What ain’t so funny, folks, is how far from as blissful the world could be for everyone, it really is.  That’s of course because a few have so much, and so many have so little.  I once read that 30,000 children a day starve to death.  Maybe it was in a year.  Does that matter?  Starvation is pretttty gruesome.  Yet we let it go on, unabated, not even noticed!.  Even the vast majority of reasonably comfortable people would be stupendously better off if the wealth that, after all, they generate—true though it may be that someone created the opportunity for them to generate it—were divided up more evenly. 
We’re rightfully concerned about the environment.  The amount of money spent on it is, let’s just say, significant.  Lots of money is also spent on alleviating suffering, it’s true, BUT … anyone in their right mind has to feel that much much more could be done to eliminate it altogether.  Wouldn’t everyone like to?  Clearly, the people with the power to do so won’t, so The Question is, Where are the people who organized Occupy Wall Streets all around the country?  Where ate the writers and influential artists and songwriters?  How did we come to the lethargy that silences us?  People are still concerned about Civil Rights.  Lincoln considered them to apply to e-v-e-r-y-o-n-e, not just Americans.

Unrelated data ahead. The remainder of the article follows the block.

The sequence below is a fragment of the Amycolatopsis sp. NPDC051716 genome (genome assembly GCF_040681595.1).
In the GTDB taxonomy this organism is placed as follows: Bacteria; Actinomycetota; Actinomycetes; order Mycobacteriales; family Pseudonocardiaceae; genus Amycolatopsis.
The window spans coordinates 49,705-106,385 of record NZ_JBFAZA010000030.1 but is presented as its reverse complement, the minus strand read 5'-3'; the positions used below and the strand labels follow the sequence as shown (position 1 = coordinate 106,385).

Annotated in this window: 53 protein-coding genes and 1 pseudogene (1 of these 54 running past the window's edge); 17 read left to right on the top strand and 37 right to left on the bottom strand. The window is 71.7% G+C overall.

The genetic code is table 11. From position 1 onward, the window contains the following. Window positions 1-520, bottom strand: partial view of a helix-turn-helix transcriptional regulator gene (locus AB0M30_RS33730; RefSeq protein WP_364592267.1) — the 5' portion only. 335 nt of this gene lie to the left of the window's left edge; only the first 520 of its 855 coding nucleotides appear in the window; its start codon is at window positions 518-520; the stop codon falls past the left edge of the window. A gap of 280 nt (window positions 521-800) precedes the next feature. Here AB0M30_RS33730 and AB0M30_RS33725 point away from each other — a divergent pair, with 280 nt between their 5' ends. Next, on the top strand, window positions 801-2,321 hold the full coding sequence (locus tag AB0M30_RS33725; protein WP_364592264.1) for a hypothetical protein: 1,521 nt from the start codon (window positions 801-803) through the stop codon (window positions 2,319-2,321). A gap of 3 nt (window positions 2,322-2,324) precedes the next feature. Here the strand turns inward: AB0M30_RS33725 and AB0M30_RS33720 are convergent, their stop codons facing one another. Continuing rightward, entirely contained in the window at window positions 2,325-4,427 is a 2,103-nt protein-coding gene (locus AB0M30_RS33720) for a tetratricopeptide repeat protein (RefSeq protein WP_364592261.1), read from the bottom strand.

One of the past posts was about Innovative Disruption, with a seeringly insightful article about it by a Hahvahd pr’fessor, wond’rin’ why it ain’t investigated—even thought about—more thoroughly, deeply, vividly, and clearly.  Has the infinite internet, for all its vaunted glories, done more to separate us from each other, in our own little social media worlds, than connect us, as it is purported to do?  I also mentioned in a post one of our very own pr’fessahs in the Technology and Socity Department, whatever it’s called, having written a book on what she calls the Virtual Index, which seems solely about that phenomena in the workplace. 
Old saying: you have to take the good with the bad, BUT … must we take it ALL?  If you know it’s going to rain, you bring an umbrella.  When you walk down dark, deserted city streets, you’re on your guard.  I grew up in a posh section of Queens, but hung out throughout my adolescence in an area, which I was later told was the only part of the city with a separate police precinct just for juveniles, where I went to junior high and high school, and acquired a walk that distinctly indicated not to mess with me, without being so pronounced as to seem like an affectation, or bluff.  It’s stood me in good stead many a time since then when I found myself on such a street, passing by the questionable characters who frequent them.